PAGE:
Posted in: News | No Comments | Posted on by Jim


If you have been wondering what the brouhaha over National Security Agency spying might be all about, here’s a lengthy piece by conspiracy analyst Joel Skousen. It is a pretty good overview of the controversy and should send shivers up the spine of every freedom and privacy-loving American. But, according to the polls, most don’t seem to care. I guess the fluoride in the water supply is working well for those in government who seek to work in secrecy and against the Constitution. Or is it that the polls are skewed and spun?




By Joel Skousen
World Affairs Brief
June 14, 2013

There is not a hint of contrition in the statements of intelligence officials as they pulled out all the old justifications for violating the 4th Amendment—to save us from terror. Gen. Keith B. Alexander, head of the National Security Agency told a Congressional committee this week that “dozens” of terror threats have been stopped thanks to the huge database of phone calls and emails the NSA has amassed. I say, “Prove it.” He also claimed that records are destroyed after 5 years, but the only files that get deleted are the remnants of information that have been sifted through already. The emails and calls that get a person on the lists of potential dissidents is never erased. When the new data center in Utah is completed this fall, they will keep everything, including all bank records, credit card and real estate data. Welcome to the Total Information Awareness system that DARPA claimed was shut down—another in a series of BIG lies.

Brandon Smith commented that,

In the past, Liberty Movement champions have been derided as “paranoid” for pointing out that there were no limitations to FISA, and that the entire nation might one day be monitored and catalogued like animals in a great technological cage. Today, the public now knows that this concern is concrete and undeniable. EVERYONE is being watched. Reports now estimate that NSA hackers harvest over 2.1 million gigabytes of data on American citizens per hour.

And, it’s not just domestic spying, the NSA is building a system to capture all digital signals from every country in the world. That can only mean that the system the US is building is ultimately intended to become a global surveillance system under a global world government. Glenn Greenwald of the UK Guardian details the nature of this global spy system.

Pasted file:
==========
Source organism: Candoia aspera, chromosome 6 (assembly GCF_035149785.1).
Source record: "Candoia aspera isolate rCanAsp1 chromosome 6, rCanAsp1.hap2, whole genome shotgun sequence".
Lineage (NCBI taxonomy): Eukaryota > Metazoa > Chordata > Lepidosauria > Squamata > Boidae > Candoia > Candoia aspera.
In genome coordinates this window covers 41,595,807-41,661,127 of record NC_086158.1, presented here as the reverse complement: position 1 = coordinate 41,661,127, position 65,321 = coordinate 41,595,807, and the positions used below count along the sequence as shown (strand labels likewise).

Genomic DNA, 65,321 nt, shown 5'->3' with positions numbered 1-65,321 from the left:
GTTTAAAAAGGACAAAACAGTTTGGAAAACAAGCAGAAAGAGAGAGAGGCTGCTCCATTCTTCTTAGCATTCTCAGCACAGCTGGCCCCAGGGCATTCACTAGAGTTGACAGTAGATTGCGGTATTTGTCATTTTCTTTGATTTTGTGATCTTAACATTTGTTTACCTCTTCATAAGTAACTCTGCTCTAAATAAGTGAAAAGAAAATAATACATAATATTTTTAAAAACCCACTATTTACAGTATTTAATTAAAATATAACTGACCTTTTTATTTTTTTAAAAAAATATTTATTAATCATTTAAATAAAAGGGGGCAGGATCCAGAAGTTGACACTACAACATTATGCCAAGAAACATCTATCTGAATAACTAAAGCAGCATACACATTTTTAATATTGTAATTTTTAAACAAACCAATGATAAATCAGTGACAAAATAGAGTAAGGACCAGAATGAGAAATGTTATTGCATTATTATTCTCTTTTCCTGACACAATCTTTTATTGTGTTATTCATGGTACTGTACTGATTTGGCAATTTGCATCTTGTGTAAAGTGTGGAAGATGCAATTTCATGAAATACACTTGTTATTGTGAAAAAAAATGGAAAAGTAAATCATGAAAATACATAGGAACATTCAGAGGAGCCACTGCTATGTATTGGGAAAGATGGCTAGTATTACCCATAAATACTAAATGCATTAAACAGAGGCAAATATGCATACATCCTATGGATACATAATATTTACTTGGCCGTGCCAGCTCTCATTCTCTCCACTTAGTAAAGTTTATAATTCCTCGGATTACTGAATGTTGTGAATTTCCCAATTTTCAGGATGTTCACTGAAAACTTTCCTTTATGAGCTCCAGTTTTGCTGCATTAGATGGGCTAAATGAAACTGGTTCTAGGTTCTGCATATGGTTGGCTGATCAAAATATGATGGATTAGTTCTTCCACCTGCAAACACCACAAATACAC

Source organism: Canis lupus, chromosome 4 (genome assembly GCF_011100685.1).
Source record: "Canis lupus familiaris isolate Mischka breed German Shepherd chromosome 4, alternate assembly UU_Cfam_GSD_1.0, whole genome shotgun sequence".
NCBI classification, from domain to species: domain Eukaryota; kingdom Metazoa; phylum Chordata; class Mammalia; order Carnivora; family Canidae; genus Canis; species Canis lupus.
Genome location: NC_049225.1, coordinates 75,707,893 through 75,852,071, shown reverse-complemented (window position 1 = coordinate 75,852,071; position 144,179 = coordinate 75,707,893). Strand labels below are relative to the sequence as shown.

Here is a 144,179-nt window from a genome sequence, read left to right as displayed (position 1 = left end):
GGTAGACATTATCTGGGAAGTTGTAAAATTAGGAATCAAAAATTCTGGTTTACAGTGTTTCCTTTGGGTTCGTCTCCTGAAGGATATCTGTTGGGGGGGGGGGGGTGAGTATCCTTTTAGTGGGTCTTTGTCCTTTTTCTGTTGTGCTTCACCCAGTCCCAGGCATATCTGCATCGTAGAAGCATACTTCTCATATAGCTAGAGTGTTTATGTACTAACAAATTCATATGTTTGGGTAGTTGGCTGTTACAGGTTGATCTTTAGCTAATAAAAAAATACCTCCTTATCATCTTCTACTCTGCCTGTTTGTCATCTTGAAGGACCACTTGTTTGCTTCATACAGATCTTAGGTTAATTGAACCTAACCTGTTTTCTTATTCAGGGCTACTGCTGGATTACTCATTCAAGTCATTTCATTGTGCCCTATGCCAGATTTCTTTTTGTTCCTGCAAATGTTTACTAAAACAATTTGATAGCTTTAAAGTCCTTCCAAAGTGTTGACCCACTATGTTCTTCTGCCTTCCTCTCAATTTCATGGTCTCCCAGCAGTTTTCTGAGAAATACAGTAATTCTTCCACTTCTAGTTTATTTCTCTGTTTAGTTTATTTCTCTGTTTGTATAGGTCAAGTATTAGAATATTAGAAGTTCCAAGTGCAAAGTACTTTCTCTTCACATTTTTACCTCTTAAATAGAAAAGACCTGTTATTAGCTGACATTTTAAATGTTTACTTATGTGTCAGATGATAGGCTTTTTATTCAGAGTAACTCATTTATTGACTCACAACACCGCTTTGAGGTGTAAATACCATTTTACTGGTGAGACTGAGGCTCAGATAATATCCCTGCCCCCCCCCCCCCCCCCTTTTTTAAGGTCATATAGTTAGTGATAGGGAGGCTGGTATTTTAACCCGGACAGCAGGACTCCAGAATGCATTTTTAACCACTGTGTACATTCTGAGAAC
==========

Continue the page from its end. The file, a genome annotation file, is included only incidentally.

The Guardian has acquired top-secret documents about the NSA data mining tool, called Boundless Informant, that details and even maps by country the voluminous amount of information it collects from computer and telephone networks.


The focus of the internal NSA tool is on counting and categorizing the records of communications, known as metadata, rather than the content of an email or instant message.


That isn’t true. The NSA has huge computers sifting the content and the metadata—don’t be fooled into thinking there is a difference between simply collecting the data and “not doing anything about it.” They are always doing something with the data, and names and dossiers are being sorted into various categories and lists every minute of the day.

The Boundless Informant documents show the agency collecting almost 3 billion pieces of intelligence from US computer networks over a 30-day period ending in March 2013. An NSA factsheet about the program, acquired by the Guardian, says: “The tool allows users to select a country on a map and view the metadata volume and select details about the collections against that country.”

The heatmap gives each nation a color code based on how extensively it is subjected to NSA surveillance. The color scheme ranges from green (least subjected to surveillance) through yellow and orange to red (most surveillance). Iran was the country where the largest amount of intelligence was gathered, with more than 14bn reports in that period, followed by 13.5bn from Pakistan. Jordan, one of America’s closest Arab allies, came third with 12.7bn,[—all 3 labeled as Red on the Heat Maps] Egypt fourth with 7.6bn and India fifth with 6.3bn.

But this is merely a reflection of the ease with which these nation’s systems can be penetrated, not necessarily the number of threats in the country. Jordan certainly isn’t third on the NSA target list. Allies like Germany and France are incensed that the US is spying on all their communications as well. Zerohedge reports:

German outrage over a U.S. Internet spying program has broken out ahead of a visit by Barack Obama, with ministers demanding the president provide a full explanation when he lands in Berlin next week and one official likening the tactics to those of the East German Stasi.

Interestingly, the US captures much more information from within the US than it does on Russia, China or any other nation that is a real threat to the US. Let’s look at some of the government lies and excuses on this subject:

From the Guardian story above: At a hearing of the Senate intelligence committee In March this year, Democratic senator Ron Wyden asked James Clapper, the director of national intelligence: “Does the NSA collect any type of data at all on millions or hundreds of millions of Americans?” “No sir,” replied Clapper.